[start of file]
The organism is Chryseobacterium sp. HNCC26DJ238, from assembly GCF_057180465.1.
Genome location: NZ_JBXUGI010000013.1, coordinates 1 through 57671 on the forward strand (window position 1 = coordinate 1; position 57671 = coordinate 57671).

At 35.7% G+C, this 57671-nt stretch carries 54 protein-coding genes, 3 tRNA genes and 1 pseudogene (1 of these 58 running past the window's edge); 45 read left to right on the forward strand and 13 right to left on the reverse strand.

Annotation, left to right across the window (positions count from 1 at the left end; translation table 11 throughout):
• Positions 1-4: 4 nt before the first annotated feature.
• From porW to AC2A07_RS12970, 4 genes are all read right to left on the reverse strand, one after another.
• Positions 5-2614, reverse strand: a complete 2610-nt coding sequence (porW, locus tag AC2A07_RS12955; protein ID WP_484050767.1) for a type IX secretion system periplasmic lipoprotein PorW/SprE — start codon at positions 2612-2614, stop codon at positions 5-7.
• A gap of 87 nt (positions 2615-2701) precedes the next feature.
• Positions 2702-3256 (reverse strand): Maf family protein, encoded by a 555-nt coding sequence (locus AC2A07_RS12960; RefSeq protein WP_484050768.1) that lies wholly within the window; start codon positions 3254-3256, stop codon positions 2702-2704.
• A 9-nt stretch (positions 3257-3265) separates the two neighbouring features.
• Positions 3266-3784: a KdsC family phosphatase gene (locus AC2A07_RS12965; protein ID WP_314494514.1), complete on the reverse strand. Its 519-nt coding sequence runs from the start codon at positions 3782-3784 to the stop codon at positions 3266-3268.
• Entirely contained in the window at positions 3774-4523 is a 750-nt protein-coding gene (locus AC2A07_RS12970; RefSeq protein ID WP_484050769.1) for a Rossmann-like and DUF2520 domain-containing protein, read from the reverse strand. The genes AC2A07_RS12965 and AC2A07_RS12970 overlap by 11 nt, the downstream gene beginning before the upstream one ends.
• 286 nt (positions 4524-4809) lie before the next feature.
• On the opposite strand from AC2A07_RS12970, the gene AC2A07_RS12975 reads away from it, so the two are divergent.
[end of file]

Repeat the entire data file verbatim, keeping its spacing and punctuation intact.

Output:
The organism is Chryseobacterium sp. HNCC26DJ238, from assembly GCF_057180465.1.
Genome location: NZ_JBXUGI010000013.1, coordinates 1 through 57671 on the forward strand (window position 1 = coordinate 1; position 57671 = coordinate 57671).

At 35.7% G+C, this 57671-nt stretch carries 54 protein-coding genes, 3 tRNA genes and 1 pseudogene (1 of these 58 running past the window's edge); 45 read left to right on the forward strand and 13 right to left on the reverse strand.

Annotation, left to right across the window (positions count from 1 at the left end; translation table 11 throughout):
• Positions 1-4: 4 nt before the first annotated feature.
• From porW to AC2A07_RS12970, 4 genes are all read right to left on the reverse strand, one after another.
• Positions 5-2614, reverse strand: a complete 2610-nt coding sequence (porW, locus tag AC2A07_RS12955; protein ID WP_484050767.1) for a type IX secretion system periplasmic lipoprotein PorW/SprE — start codon at positions 2612-2614, stop codon at positions 5-7.
• A gap of 87 nt (positions 2615-2701) precedes the next feature.
• Positions 2702-3256 (reverse strand): Maf family protein, encoded by a 555-nt coding sequence (locus AC2A07_RS12960; RefSeq protein WP_484050768.1) that lies wholly within the window; start codon positions 3254-3256, stop codon positions 2702-2704.
• A 9-nt stretch (positions 3257-3265) separates the two neighbouring features.
• Positions 3266-3784: a KdsC family phosphatase gene (locus AC2A07_RS12965; protein ID WP_314494514.1), complete on the reverse strand. Its 519-nt coding sequence runs from the start codon at positions 3782-3784 to the stop codon at positions 3266-3268.
• Entirely contained in the window at positions 3774-4523 is a 750-nt protein-coding gene (locus AC2A07_RS12970; RefSeq protein ID WP_484050769.1) for a Rossmann-like and DUF2520 domain-containing protein, read from the reverse strand. The genes AC2A07_RS12965 and AC2A07_RS12970 overlap by 11 nt, the downstream gene beginning before the upstream one ends.
• 286 nt (positions 4524-4809) lie before the next feature.
• On the opposite strand from AC2A07_RS12970, the gene AC2A07_RS12975 reads away from it, so the two are divergent.